outdoor pull down shades
Touch On. Touch Off. Touch20 technology in the kitchen enables you to turn the flow of water On or Off with just a tap of your wrist or forearm. So when hands get messy, you can start the flow of water while minimizing cross contamination. This distinctive Pilar pull down kitchen faucet coordinates with any decor. Delta's exclusive DIAMOND Seal technology will give you worry free, leak free long lasting durability. This Pilar faucet also features the MagnaTite docking system to keep your pull down spray wand firmly in place with a powerful integrated magnet, so it stays docked when not in use. The Brilliance stainless steel finish compliments any kitchen. 3 hole installation, matching soap dispenser.
Save water and stop the spread of bacteria with the Delta Faucet 980T-SSSD-DST Pilar Single Handle Pull-Down Kitchen Faucet with Soap Dispenser. The sleek, easy-to-use stainless faucet features Touch 2 0 Technology, which means the faucet is responsive to gentle pressure. You can turn it on and off with a simple touch, even when your hands are full or messy. The faucet's pull-down wand provides flexibility for cleaning and fits snugly into its magnetic dock when not in use. A stainless soap dispenser also keeps your countertop clutter-free. And designed for durability and safety, the Pilar features an electronic valve with tough diamond coating.
Streamlined with sleek, diamond-coated handles, the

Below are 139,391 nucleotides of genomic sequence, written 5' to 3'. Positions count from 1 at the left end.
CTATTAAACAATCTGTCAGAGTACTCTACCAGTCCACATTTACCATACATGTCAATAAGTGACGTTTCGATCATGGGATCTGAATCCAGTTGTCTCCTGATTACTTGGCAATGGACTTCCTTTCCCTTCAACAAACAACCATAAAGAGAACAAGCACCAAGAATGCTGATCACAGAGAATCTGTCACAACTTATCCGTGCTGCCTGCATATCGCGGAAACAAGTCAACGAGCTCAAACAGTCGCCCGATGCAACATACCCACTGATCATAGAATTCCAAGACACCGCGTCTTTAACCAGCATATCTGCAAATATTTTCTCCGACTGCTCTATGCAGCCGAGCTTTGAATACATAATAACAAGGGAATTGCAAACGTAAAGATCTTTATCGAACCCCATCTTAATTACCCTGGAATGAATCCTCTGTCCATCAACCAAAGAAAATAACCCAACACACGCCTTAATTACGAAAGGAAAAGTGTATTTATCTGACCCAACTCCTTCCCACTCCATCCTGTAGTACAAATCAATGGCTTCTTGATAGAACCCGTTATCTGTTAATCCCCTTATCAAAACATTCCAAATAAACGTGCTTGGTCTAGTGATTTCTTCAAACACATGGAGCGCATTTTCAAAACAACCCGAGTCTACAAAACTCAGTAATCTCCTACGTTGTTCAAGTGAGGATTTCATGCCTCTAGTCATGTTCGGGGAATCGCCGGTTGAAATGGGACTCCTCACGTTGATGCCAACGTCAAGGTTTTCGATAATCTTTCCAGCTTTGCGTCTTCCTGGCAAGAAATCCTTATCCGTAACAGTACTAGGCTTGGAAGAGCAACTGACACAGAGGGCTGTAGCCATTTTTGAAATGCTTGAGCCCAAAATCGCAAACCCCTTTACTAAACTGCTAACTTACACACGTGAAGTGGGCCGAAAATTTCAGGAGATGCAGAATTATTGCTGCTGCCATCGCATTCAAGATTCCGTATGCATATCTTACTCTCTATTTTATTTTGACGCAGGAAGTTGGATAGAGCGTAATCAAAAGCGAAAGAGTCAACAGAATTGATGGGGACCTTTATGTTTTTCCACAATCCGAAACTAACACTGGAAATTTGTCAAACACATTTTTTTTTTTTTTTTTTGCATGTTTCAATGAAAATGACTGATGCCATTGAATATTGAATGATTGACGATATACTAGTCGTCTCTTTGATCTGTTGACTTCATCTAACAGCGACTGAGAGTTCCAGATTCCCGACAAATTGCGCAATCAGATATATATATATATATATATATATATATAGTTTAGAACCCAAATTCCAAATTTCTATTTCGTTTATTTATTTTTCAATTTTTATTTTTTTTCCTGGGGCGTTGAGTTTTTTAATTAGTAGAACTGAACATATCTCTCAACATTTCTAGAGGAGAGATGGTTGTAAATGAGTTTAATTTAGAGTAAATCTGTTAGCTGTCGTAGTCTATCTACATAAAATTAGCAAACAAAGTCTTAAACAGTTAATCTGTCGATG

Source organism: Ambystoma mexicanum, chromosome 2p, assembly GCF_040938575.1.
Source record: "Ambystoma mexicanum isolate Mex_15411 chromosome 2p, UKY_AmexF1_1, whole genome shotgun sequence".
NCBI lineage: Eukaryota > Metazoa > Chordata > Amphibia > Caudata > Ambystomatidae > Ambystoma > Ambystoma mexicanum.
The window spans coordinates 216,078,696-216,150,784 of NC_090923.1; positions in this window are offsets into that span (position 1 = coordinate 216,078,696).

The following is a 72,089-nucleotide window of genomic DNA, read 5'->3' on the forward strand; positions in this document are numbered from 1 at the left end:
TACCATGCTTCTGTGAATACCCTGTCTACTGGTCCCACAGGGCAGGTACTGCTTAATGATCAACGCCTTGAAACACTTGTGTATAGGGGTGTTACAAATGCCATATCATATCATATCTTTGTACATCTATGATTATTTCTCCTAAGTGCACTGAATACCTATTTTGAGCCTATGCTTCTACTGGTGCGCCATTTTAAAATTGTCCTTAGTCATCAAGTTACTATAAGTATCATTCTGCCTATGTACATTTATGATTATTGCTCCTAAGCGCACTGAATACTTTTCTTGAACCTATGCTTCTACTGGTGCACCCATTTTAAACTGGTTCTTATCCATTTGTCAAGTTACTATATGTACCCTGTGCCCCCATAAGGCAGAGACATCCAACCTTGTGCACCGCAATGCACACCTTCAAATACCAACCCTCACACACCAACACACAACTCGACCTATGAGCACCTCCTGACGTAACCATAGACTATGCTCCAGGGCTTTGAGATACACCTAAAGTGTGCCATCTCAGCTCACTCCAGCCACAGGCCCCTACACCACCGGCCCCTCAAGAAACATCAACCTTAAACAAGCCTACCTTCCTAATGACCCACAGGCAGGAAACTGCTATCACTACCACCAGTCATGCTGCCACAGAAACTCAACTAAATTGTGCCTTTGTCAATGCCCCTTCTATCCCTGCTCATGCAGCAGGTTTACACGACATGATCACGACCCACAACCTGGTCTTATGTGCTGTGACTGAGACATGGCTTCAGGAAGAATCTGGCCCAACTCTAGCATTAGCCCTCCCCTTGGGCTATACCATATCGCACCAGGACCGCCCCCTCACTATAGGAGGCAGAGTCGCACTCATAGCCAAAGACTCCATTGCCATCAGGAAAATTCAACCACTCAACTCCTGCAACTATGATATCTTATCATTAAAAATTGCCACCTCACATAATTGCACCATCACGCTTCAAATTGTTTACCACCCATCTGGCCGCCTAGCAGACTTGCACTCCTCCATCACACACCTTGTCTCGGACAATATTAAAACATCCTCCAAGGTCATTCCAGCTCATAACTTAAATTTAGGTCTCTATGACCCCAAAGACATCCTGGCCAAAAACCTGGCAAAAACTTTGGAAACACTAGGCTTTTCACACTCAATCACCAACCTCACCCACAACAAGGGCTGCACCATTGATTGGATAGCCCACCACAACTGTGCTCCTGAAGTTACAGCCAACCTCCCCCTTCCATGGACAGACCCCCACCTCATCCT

Pilar looks clean and smart in any kitchen. View larger.
The pull-down wand has a 360-degree swivel range
and lets you toggle between spray modes. View larger.
This faucet lets you tap anywhere to start or stop water flow, helping keep bacteria from spreading.
Touch 2 0 Technology Prevents the Spread of Bacteria and Saves Money
With Pilar's Touch 2 0 Technology, it doesn't matter if your hands are full of dishes or if you're up to your elbows in cake batter--just use your wrist or forearm to tap anywhere on the faucet's spout or handle to stop and start the flow of water.
This smart technology can help prevent the spread of bacteria in your kitchen. If you've been working with raw foods and your hands are a mess, you can just tap the faucet with your forearm, wash your hands, and keep your surfaces--including your faucet!--as clean and safe as possible.
The faucet will also help you conserve water and save money. As you prepare food or wash up in the sink, just tap the faucet to keep water from running when you don't need it; touch it again to start the water flowing. , the Pilar features a flow rate of 2.2 gallons per minute at 60 psi, 8.3 liters per minute at 414 kPa.